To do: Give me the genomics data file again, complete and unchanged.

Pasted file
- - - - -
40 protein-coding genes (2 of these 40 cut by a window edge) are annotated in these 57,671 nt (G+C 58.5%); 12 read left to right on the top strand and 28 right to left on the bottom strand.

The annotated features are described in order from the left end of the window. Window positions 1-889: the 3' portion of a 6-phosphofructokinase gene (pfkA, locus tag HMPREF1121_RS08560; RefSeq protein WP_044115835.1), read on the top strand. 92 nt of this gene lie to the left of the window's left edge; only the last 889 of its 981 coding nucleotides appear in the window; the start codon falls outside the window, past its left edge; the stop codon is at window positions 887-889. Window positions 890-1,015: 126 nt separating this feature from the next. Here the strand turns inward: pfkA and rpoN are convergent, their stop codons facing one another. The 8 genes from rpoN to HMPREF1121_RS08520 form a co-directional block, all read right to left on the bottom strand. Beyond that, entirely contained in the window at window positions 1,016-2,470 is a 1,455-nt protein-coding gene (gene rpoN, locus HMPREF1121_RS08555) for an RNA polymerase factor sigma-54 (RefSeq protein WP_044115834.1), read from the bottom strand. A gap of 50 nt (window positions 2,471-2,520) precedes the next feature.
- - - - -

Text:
40 protein-coding genes (2 of these 40 cut by a window edge) are annotated in these 57,671 nt (G+C 58.5%); 12 read left to right on the top strand and 28 right to left on the bottom strand.

The annotated features are described in order from the left end of the window. Window positions 1-889: the 3' portion of a 6-phosphofructokinase gene (pfkA, locus tag HMPREF1121_RS08560; RefSeq protein WP_044115835.1), read on the top strand. 92 nt of this gene lie to the left of the window's left edge; only the last 889 of its 981 coding nucleotides appear in the window; the start codon falls outside the window, past its left edge; the stop codon is at window positions 887-889. Window positions 890-1,015: 126 nt separating this feature from the next. Here the strand turns inward: pfkA and rpoN are convergent, their stop codons facing one another. The 8 genes from rpoN to HMPREF1121_RS08520 form a co-directional block, all read right to left on the bottom strand. Beyond that, entirely contained in the window at window positions 1,016-2,470 is a 1,455-nt protein-coding gene (gene rpoN, locus HMPREF1121_RS08555) for an RNA polymerase factor sigma-54 (RefSeq protein WP_044115834.1), read from the bottom strand. A gap of 50 nt (window positions 2,471-2,520) precedes the next feature.